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500 miles on a charge: Samsung announces solid-state battery for EVs

Researchers from the Samsung Advanced Institute of Technology (SAIT) and the Samsung R&D Institute Japan (SRJ) presented a study on high-performance, long-lasting all-solid-state batteries for electric vehicles (EVs) to Nature Energy, one of the world's leading scientific journals, on Mar. 9 in London.

Samsung researchers (from left) Yuichi Aihara, principal engineer from SRJ, Yong-Gun Lee, principal researcher, and Dongmin Im, master from SAIT. [Photo: Samsung]



Compared to widely used lithium-ion batteries that use liquid electrolytes, all-solid-state batteries use solid electrolytes, which support greater energy density -- opening the door for larger capacities -- and are demonstrably safer.

However, the lithium metal anodes that are frequently used in all-solid-state batteries are prone to trigger the growth of dendrites, which are needle-like crystals that can develop on the anode of a battery during charging. Dendrites can produce undesirable side effects that reduce a battery's lifespan and safety.

To overcome those effects, Samsung's researchers proposed using, for the first time, a silver-carbon (Ag-C) composite layer as the anode. The team found that incorporating an Ag-C layer into a prototype pouch cell enabled the battery to support a larger capacity and a longer cycle life, and it also enhanced its overall safety. Measuring just 5 µm (micrometers) thick, the ultrathin Ag-C nanocomposite layer allowed the team to reduce anode thickness and increase energy density up to 900 Wh/L. It also enabled them to make their prototype approximately 50 percent smaller by volume than a conventional lithium-ion battery.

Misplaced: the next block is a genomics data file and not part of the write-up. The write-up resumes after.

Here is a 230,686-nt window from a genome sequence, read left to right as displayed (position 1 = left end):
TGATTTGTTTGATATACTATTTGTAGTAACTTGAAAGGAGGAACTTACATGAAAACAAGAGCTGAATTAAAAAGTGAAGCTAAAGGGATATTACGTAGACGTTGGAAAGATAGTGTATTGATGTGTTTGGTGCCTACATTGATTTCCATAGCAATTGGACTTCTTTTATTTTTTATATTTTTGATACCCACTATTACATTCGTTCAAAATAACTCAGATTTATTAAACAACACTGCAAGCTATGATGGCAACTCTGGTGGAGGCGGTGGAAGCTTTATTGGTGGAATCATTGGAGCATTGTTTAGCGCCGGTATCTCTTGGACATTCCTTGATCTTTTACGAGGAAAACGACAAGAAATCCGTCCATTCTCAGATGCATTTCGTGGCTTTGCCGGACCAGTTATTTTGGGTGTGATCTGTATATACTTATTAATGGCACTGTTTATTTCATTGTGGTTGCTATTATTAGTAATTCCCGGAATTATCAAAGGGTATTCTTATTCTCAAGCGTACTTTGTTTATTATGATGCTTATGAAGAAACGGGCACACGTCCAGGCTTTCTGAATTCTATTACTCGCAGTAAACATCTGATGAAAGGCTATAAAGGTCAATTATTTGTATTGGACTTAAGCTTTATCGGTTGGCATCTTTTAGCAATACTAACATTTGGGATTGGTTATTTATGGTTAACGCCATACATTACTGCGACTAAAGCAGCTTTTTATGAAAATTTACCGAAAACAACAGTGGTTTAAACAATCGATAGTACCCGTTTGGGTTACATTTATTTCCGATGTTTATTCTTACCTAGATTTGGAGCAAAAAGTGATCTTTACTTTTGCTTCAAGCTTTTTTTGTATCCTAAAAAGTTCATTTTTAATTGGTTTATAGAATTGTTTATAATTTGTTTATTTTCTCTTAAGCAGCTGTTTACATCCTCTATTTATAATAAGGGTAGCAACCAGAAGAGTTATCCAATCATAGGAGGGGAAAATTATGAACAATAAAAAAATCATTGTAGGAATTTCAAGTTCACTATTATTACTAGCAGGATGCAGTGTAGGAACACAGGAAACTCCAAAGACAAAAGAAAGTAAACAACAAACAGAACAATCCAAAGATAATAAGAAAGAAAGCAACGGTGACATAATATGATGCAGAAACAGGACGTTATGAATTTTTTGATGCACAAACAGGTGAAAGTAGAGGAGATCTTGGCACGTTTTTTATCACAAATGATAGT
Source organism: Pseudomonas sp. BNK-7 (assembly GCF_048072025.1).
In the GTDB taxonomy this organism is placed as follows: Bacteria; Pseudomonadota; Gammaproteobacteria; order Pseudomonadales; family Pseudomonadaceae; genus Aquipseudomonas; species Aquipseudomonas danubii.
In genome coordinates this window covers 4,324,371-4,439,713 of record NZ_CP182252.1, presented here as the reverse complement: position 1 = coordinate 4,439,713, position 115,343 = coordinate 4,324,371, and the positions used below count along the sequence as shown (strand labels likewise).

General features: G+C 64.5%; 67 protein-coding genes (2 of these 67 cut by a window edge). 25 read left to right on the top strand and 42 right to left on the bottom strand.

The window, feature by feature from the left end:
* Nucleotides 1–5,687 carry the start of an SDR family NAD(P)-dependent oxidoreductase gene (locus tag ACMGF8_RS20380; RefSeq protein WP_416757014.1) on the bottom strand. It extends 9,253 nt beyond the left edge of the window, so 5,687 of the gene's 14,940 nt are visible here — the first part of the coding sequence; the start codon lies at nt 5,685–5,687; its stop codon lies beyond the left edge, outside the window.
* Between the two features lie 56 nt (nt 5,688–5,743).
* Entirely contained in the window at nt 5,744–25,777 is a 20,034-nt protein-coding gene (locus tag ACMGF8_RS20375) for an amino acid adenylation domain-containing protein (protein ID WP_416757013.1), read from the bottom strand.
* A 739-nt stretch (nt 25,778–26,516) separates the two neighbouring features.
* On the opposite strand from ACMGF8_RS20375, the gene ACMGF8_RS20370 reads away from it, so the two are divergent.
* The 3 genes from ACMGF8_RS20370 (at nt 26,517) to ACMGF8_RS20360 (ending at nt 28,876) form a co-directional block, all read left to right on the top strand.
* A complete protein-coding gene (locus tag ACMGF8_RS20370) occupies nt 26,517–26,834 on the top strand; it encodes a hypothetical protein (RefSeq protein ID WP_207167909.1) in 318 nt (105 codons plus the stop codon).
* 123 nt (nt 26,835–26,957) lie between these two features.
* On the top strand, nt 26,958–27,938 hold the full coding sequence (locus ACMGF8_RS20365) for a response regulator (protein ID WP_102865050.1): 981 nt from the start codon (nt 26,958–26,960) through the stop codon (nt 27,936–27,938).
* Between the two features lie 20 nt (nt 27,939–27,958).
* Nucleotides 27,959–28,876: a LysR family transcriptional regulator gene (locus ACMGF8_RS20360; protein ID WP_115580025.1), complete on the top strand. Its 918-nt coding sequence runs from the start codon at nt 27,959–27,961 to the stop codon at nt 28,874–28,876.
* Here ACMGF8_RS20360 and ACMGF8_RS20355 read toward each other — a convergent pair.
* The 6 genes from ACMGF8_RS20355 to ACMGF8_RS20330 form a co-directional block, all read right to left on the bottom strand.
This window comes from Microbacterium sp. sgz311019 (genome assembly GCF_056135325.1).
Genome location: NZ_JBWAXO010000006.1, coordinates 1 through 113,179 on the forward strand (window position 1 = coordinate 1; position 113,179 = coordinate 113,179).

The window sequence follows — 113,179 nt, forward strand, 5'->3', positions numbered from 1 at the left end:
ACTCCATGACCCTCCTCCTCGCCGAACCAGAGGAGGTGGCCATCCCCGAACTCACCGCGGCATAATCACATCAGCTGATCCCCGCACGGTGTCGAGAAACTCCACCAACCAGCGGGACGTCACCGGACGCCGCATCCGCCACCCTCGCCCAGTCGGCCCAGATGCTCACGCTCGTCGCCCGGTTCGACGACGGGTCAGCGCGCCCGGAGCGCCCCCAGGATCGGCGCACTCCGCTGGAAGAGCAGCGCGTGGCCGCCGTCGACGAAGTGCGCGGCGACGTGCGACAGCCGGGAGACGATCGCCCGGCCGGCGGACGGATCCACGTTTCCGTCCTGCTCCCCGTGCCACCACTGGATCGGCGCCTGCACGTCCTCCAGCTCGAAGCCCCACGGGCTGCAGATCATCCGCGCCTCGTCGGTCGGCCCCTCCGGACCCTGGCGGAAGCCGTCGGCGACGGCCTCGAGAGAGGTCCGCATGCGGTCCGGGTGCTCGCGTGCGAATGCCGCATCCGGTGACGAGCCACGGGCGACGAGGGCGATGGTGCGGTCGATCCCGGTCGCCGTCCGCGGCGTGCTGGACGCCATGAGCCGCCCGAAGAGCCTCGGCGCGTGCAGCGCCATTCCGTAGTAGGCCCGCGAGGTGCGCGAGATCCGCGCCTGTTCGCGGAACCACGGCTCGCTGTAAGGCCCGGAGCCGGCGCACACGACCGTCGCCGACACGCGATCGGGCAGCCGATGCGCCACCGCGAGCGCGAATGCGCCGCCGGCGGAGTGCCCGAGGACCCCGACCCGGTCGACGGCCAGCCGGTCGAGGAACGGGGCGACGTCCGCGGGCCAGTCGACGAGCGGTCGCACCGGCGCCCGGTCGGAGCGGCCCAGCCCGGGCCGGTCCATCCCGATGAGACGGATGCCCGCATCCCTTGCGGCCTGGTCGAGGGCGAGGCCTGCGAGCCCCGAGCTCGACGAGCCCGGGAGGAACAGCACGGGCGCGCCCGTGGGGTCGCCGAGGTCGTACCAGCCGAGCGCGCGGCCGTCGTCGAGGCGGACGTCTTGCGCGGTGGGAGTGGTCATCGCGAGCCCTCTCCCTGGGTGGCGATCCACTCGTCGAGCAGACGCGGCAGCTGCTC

Their promising research is expected to help drive the expansion of electric cars and trucks. The prototype pouch cell that the team developed would enable an EV to travel up to 800 km (497 miles) on a single charge and features a cycle life of over 1,000 charges.

As Dongmin Im, master at SAIT's Next Generation Battery Lab and the leader of the project explained, "The product of this study could be a seed technology for safer, high-performance batteries of the future. Going forward, we will continue to develop and refine all-solid-state battery materials and manufacturing technologies to help take EV battery innovation to the next level."

Many automakers, including Toyota and General Motors, have been working on solid-state battery technology. One drawback has been price, with the technology in its initial development proving to be prohibitively expensive. Samsung did not address price in their announcement about the technology.

Source: Samsung

Published March 2020

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